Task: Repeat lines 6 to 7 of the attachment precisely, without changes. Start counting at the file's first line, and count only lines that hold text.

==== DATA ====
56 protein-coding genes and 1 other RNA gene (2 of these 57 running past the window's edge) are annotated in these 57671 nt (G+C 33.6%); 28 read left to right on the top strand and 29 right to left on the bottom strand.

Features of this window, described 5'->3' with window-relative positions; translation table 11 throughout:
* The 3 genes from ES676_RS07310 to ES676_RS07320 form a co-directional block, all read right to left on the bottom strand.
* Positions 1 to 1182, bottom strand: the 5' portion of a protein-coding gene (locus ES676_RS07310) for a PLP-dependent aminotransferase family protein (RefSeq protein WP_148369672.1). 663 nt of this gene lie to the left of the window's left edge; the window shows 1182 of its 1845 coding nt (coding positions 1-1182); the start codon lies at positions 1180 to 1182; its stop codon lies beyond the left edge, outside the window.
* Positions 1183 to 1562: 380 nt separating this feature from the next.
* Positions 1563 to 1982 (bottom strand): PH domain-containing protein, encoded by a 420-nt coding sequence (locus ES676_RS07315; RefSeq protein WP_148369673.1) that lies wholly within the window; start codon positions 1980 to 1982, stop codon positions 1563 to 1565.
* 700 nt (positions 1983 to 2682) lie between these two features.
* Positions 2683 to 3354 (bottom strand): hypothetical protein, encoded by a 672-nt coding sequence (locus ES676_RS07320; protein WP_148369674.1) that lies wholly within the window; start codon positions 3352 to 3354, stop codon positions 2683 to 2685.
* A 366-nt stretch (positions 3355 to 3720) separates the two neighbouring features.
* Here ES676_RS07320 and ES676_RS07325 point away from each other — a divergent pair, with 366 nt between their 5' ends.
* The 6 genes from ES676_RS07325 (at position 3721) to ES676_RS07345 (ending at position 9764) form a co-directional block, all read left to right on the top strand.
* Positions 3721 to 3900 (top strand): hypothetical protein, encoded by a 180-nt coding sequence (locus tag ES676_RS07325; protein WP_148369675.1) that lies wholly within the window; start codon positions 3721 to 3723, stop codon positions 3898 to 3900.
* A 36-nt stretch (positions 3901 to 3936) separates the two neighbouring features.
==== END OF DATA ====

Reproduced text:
* Positions 1563 to 1982 (bottom strand): PH domain-containing protein, encoded by a 420-nt coding sequence (locus ES676_RS07315; RefSeq protein WP_148369673.1) that lies wholly within the window; start codon positions 1980 to 1982, stop codon positions 1563 to 1565.
* 700 nt (positions 1983 to 2682) lie between these two features.